“We’re getting into a position where we’re going to have to make some difficult decisions” noted Dr. Phil King at Elephant Butte Irrigation District’s monthly board of director’s meeting on October 14. King, a civil engineer, is the District’s water resources consultant and has been carefully monitoring the dismal water situation throughout the year. Our region, indeed, much of the western US, has experienced persistent drought since the early 2000s. As EBID and its farmer members plan for the 2021 water season, they have to deal with the grim reality that those conditions are still in place.
“Unless conditions improve in the late fall and winter,” King told the somber board members, “we can expect 2021 to be a critically low water supply year for the Rio Grande Project, perhaps the worst in Project history.”
The inflow to Elephant Butte Reservoir in 2020 was dismal, leaving very little new water for allocation to the US districts and Mexico in 2021. Southern New Mexico’s usual monsoon season instead developed into a “nonsoon” he said, failing to deliver seasonal relief and boost reservoir storage. Current storage in Elephant Butte and Caballo reservoirs is only 112,000 acre-feet.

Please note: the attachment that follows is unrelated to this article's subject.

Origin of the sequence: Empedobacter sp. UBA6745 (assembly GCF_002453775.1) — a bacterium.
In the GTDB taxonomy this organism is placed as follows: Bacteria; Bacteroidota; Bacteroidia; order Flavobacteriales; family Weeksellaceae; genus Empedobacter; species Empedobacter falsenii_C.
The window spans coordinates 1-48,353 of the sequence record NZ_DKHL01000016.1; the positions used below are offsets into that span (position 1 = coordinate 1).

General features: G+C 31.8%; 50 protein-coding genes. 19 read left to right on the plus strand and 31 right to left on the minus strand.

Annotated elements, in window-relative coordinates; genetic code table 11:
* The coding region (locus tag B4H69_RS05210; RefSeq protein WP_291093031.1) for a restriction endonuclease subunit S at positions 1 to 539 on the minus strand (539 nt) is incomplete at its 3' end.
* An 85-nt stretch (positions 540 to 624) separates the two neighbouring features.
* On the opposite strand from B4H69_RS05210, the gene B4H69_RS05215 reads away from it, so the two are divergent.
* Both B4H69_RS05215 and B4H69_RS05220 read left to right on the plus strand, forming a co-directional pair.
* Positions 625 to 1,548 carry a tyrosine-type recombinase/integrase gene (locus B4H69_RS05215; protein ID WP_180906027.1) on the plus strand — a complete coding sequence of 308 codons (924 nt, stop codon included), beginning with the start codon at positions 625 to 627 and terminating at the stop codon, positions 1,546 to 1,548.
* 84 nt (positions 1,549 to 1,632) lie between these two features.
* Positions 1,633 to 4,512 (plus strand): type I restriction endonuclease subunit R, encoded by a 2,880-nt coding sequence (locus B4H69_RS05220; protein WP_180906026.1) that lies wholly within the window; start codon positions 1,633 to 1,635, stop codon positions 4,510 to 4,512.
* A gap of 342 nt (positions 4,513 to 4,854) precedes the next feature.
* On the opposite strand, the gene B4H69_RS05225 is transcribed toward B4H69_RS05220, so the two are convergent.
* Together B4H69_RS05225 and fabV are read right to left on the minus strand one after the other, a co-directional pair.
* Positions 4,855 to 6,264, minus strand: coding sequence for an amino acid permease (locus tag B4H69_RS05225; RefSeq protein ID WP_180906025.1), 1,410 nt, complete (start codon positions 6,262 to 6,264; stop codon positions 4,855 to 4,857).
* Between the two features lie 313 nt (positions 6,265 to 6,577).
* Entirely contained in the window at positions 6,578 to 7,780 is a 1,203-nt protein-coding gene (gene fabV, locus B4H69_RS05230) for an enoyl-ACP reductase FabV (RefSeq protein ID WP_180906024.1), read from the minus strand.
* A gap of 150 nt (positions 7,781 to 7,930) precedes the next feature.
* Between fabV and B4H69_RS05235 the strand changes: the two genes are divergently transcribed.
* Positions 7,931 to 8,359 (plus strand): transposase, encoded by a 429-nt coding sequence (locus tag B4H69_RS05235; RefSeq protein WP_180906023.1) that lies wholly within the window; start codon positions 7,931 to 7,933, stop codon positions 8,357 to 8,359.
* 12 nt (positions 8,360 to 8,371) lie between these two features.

Nearly all of the watershed above Elephant Butte Dam is currently in severe to exceptional drought. La Niña conditions have settled into the equatorial Pacific Ocean, which tend to drive winter storms further north, out of the Rio Grande basin, King explained. Short-term and long-term weather forecasts are predicting a winter and spring that are drier and warmer than average, so deepening drought seems likely. “While there is much uncertainty in predicting next year’s water supply in October,” he acknowledged, “all indications are for a dry river this winter and a poor 2021 spring runoff.”
The District’s extensive system of rain gauges and weather monitoring stations across the watershed provide data throughout the year. While they will be keeping a trained eye on the developing outlook throughout the fall and winter, there is every indication of a poor runoff season.
EBID’s Board of Directors and staff are being forced to consider the dire possibility of a zero allotment in 2021. King warns, “At this point, it would be prudent for farmers in EBID to prepare for a late start to the surface water season – perhaps the beginning of June – and a very short season. Without a major improvement in upstream drought conditions, the 2021 available allotment to EBID farmers could be as bad as it was in 2011 (4 inches) or 2013 (3.5 inches), or worse.”
While the District hopes to have better news in the coming months, it is important that water users, both farm and flat-rate members, are aware of the expected upcoming tough conditions so they can plan accordingly.
Information on the water outlook can be found throughout the year on the EBID website at www.ebid-nm.org. In addition, the District’s new SCADA systems website at https://www.ebid-scada.org/ has a wealth of relevant water resource data, including both surface and groundwater, weather and rain monitoring sites, NOAA Climate Forecast, and other tools useful for planning.